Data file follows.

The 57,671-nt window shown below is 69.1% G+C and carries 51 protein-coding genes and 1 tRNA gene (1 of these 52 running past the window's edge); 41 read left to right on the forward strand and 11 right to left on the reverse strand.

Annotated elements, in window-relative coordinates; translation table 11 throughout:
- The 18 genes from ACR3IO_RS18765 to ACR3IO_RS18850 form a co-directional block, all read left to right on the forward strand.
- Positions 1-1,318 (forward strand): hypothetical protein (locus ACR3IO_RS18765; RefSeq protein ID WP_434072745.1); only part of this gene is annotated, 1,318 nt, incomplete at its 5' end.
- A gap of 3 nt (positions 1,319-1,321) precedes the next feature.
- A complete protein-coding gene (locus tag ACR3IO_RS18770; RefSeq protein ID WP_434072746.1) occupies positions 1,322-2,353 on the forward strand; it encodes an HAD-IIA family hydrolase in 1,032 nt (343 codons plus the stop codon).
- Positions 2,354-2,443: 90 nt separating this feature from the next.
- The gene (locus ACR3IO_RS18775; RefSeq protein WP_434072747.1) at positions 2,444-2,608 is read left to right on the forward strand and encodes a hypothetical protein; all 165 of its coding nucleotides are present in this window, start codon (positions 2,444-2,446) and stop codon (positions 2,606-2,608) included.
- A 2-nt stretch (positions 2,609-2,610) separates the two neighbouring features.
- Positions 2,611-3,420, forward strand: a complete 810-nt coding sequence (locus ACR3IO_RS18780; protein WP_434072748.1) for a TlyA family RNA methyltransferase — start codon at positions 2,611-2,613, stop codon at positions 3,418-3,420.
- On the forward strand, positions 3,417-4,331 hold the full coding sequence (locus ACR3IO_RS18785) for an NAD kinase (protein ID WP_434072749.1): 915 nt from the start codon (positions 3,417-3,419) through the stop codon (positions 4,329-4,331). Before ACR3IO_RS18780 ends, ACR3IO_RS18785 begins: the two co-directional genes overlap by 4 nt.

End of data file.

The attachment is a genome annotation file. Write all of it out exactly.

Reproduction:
The 57,671-nt window shown below is 69.1% G+C and carries 51 protein-coding genes and 1 tRNA gene (1 of these 52 running past the window's edge); 41 read left to right on the forward strand and 11 right to left on the reverse strand.

Annotated elements, in window-relative coordinates; translation table 11 throughout:
- The 18 genes from ACR3IO_RS18765 to ACR3IO_RS18850 form a co-directional block, all read left to right on the forward strand.
- Positions 1-1,318 (forward strand): hypothetical protein (locus ACR3IO_RS18765; RefSeq protein ID WP_434072745.1); only part of this gene is annotated, 1,318 nt, incomplete at its 5' end.
- A gap of 3 nt (positions 1,319-1,321) precedes the next feature.
- A complete protein-coding gene (locus tag ACR3IO_RS18770; RefSeq protein ID WP_434072746.1) occupies positions 1,322-2,353 on the forward strand; it encodes an HAD-IIA family hydrolase in 1,032 nt (343 codons plus the stop codon).
- Positions 2,354-2,443: 90 nt separating this feature from the next.
- The gene (locus ACR3IO_RS18775; RefSeq protein WP_434072747.1) at positions 2,444-2,608 is read left to right on the forward strand and encodes a hypothetical protein; all 165 of its coding nucleotides are present in this window, start codon (positions 2,444-2,446) and stop codon (positions 2,606-2,608) included.
- A 2-nt stretch (positions 2,609-2,610) separates the two neighbouring features.
- Positions 2,611-3,420, forward strand: a complete 810-nt coding sequence (locus ACR3IO_RS18780; protein WP_434072748.1) for a TlyA family RNA methyltransferase — start codon at positions 2,611-2,613, stop codon at positions 3,418-3,420.
- On the forward strand, positions 3,417-4,331 hold the full coding sequence (locus ACR3IO_RS18785) for an NAD kinase (protein ID WP_434072749.1): 915 nt from the start codon (positions 3,417-3,419) through the stop codon (positions 4,329-4,331). Before ACR3IO_RS18780 ends, ACR3IO_RS18785 begins: the two co-directional genes overlap by 4 nt.